Climate Change Distress: What It Is and How to Cope
Melting ice caps, greenhouse gasses, endangered species, deforestation – these and more environmental concerns are increasingly plaguing the minds of people all around the world. In fact, a survey conducted by the Pew Research Center reveals that 80% of people worldwide are strongly concerned about the condition of the environment today.
On a positive note, efforts are being made to reverse environmental damages. For instance, federal and state governments have issued laws and regulations to help curb the deterioration of the environment. Furthermore, many concerned private citizens are joining the green revolution and doing their part to preserve and conserve the planet’s precious resources.
While these efforts are laudable, climate change and environmental deterioration are still Herculean issues that are increasingly haunting Americans and worrying people all around the globe. So much so, that the American Psychological Association (APA) has identified a new mental health threat called Climate Change Distress.
What is Climate Change Distress?
Also known as eco-anxiety, ecological grief, or eco-trauma, Climate Change Distress is a mental state in which people experience extreme angst or depression over the condition of the environment. According to a survey from Yale, 70% of Americans claim they are deeply impacted by environmental issues and experience intense anxiety about the destruction of natural resources.
For some, this environmentally-centric anxiety can manifest into legitimate mental health issues. Symptoms of eco-anxiety can look a lot like post-traumatic stress, panic attacks, existential dread, or obsessive behavior. It can also lead to prolonged depression, insomnia, and other mental maladies which can lead to physical ailments. With this in mind, here are a few ways to cope with this very real and unsettling mental health condition.
If you’re suffering from climate-related anxiety or depression, getting involved in an environmentally conscious organization can help. Getting active in local or global groups that work to help the environment can provide you with a sense of accomplishment. Plus, you are doing your part in making a positive impact on the environment when you join forces with eco-conscious societies and communities.
Knowing that you are contributing to the solution for conserving the environment also provides a sense of control. This is important because many people who suffer from eco-anxiety feel as if climate change is in a state of chaos. Therefore, getting involved establishes a sense of order and control in an otherwise unstable situation.
Do Your Part (Even if it’s Small)
Another way to gain control over Climate Change Distress is to make adjustments in your daily life that supports and honors the environment. Small steps such as recycling and repurposing waste will make you feel better knowing you’re doing something to contribute to the environment’s survival.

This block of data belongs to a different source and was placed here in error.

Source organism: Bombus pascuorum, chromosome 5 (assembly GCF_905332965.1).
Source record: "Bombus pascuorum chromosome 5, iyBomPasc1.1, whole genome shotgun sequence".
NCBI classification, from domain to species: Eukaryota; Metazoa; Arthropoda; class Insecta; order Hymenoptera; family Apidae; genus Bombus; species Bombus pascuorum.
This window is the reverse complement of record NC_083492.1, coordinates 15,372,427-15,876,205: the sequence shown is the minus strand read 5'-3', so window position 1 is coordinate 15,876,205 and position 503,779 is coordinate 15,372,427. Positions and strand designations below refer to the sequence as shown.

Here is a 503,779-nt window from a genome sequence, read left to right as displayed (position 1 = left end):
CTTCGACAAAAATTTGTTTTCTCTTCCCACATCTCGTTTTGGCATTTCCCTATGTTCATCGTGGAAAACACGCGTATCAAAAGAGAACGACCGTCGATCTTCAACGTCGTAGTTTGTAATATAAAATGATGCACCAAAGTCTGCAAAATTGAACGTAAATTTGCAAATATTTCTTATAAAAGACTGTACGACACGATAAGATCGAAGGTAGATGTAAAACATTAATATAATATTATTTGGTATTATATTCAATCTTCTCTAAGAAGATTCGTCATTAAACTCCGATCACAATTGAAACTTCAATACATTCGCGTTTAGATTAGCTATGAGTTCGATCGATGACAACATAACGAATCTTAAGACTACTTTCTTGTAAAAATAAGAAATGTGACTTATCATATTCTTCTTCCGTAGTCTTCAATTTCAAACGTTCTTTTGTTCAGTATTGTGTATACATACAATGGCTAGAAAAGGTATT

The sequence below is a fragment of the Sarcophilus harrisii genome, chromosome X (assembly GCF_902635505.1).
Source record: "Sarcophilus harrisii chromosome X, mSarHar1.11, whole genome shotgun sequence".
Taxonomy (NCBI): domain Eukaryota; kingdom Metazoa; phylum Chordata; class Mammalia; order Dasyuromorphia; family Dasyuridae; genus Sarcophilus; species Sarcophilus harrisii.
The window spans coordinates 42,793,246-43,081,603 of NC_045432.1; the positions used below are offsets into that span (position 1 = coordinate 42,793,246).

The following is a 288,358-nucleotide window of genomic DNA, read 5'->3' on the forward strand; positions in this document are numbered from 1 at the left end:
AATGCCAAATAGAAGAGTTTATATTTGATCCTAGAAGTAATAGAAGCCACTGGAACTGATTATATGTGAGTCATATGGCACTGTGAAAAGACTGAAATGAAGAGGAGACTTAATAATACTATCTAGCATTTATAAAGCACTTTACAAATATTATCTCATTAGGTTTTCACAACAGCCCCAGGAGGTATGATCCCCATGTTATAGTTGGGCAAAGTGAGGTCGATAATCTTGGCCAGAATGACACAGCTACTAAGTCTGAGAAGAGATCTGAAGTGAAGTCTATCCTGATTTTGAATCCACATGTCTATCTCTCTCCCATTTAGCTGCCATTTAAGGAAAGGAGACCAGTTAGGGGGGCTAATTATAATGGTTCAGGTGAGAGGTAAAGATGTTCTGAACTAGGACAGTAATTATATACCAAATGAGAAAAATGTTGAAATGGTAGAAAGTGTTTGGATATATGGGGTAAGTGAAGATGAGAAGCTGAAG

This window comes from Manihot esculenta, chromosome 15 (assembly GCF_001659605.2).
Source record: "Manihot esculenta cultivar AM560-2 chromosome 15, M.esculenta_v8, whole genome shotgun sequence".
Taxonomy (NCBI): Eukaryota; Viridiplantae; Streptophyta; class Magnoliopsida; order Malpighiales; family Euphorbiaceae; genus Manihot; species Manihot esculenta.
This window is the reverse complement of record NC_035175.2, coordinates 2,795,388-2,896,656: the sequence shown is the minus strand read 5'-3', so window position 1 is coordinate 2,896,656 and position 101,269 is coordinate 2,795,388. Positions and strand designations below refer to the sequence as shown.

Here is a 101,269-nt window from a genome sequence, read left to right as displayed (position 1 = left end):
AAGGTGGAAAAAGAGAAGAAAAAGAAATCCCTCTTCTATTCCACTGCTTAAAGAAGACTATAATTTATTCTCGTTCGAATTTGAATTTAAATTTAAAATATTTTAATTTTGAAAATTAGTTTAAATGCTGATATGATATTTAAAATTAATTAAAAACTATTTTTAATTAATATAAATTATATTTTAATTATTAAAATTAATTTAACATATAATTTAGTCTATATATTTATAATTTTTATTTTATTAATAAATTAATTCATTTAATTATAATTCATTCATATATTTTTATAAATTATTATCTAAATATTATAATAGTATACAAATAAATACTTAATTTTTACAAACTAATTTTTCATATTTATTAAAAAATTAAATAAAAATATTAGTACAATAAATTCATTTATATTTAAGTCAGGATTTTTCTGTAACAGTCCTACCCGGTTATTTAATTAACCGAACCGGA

Additionally, think about purchasing wisely. Buy items with biodegradable or reusable packaging. Also, purchase items that are locally sourced from businesses that are committed to environmental preservation. While these actions might appear minute, if you realize they add up to improve the world, this can also improve your attitude.
Get Active Where You Live
The most effective approach to eco-therapy is taking action when and where you can. For instance, start healing yourself while healing the planet by growing an eco-friendly garden in your yard. Growing a sustainable garden is both good for the environment, and can be incredibly therapeutic.
Also, consider switching over home cleaning supplies and detergents to environmentally-friendly products. You might also think about installing solar panels and rain barrels so you can take advantage of renewable resources. With a little research, you will discover a myriad of ways you can help save the planet and your sanity right in your own home or backyard.
Talk About It
As mentioned, Climate Change Distress can manifest in many different ways. From post-traumatic stress symptoms to fear of dark water, environmentally-centric mental issues are serious and can negatively impact the quality of your life. As such, you owe it to yourself to talk about your legitimate grief, concerns, and anxiety about the environment.
If you’re truly suffering, the best relief is to talk to a professional counselor or mental health specialist. These experts can give you tools and resources that will help you cope and manage your angst over climate change and other environmental issues.